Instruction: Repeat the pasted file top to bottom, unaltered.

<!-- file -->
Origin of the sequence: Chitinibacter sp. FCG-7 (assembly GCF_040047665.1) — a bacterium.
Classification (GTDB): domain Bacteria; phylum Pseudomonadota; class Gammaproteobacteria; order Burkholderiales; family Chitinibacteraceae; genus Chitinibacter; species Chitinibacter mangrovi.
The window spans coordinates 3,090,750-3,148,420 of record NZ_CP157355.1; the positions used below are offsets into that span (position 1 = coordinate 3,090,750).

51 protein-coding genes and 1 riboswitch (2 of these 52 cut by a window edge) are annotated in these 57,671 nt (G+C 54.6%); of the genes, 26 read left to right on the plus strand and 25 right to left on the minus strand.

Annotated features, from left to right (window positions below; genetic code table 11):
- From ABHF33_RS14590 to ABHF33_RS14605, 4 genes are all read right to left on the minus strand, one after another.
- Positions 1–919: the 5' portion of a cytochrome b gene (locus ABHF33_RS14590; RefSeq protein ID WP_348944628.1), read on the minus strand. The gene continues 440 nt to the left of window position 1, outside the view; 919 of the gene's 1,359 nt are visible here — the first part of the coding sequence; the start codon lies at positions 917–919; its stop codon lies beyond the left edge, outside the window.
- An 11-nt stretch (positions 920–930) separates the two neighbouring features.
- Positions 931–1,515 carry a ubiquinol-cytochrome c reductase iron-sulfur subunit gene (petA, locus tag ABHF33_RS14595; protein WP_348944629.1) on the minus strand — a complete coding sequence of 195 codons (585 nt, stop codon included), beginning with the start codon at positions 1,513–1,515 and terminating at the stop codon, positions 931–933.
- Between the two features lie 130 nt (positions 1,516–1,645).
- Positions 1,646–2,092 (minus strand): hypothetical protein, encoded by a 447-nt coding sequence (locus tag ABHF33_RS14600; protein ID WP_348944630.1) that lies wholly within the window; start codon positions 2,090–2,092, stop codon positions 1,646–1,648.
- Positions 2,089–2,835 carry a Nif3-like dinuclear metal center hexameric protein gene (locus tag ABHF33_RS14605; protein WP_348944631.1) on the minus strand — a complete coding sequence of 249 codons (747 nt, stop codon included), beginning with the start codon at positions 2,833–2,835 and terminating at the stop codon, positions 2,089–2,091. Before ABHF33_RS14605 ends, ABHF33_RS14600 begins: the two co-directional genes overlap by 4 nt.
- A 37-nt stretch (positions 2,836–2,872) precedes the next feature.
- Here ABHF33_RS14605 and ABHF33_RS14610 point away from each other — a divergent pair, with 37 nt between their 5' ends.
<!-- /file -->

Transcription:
Origin of the sequence: Chitinibacter sp. FCG-7 (assembly GCF_040047665.1) — a bacterium.
Classification (GTDB): domain Bacteria; phylum Pseudomonadota; class Gammaproteobacteria; order Burkholderiales; family Chitinibacteraceae; genus Chitinibacter; species Chitinibacter mangrovi.
The window spans coordinates 3,090,750-3,148,420 of record NZ_CP157355.1; the positions used below are offsets into that span (position 1 = coordinate 3,090,750).

51 protein-coding genes and 1 riboswitch (2 of these 52 cut by a window edge) are annotated in these 57,671 nt (G+C 54.6%); of the genes, 26 read left to right on the plus strand and 25 right to left on the minus strand.

Annotated features, from left to right (window positions below; genetic code table 11):
- From ABHF33_RS14590 to ABHF33_RS14605, 4 genes are all read right to left on the minus strand, one after another.
- Positions 1–919: the 5' portion of a cytochrome b gene (locus ABHF33_RS14590; RefSeq protein ID WP_348944628.1), read on the minus strand. The gene continues 440 nt to the left of window position 1, outside the view; 919 of the gene's 1,359 nt are visible here — the first part of the coding sequence; the start codon lies at positions 917–919; its stop codon lies beyond the left edge, outside the window.
- An 11-nt stretch (positions 920–930) separates the two neighbouring features.
- Positions 931–1,515 carry a ubiquinol-cytochrome c reductase iron-sulfur subunit gene (petA, locus tag ABHF33_RS14595; protein WP_348944629.1) on the minus strand — a complete coding sequence of 195 codons (585 nt, stop codon included), beginning with the start codon at positions 1,513–1,515 and terminating at the stop codon, positions 931–933.
- Between the two features lie 130 nt (positions 1,516–1,645).
- Positions 1,646–2,092 (minus strand): hypothetical protein, encoded by a 447-nt coding sequence (locus tag ABHF33_RS14600; protein ID WP_348944630.1) that lies wholly within the window; start codon positions 2,090–2,092, stop codon positions 1,646–1,648.
- Positions 2,089–2,835 carry a Nif3-like dinuclear metal center hexameric protein gene (locus tag ABHF33_RS14605; protein WP_348944631.1) on the minus strand — a complete coding sequence of 249 codons (747 nt, stop codon included), beginning with the start codon at positions 2,833–2,835 and terminating at the stop codon, positions 2,089–2,091. Before ABHF33_RS14605 ends, ABHF33_RS14600 begins: the two co-directional genes overlap by 4 nt.
- A 37-nt stretch (positions 2,836–2,872) precedes the next feature.
- Here ABHF33_RS14605 and ABHF33_RS14610 point away from each other — a divergent pair, with 37 nt between their 5' ends.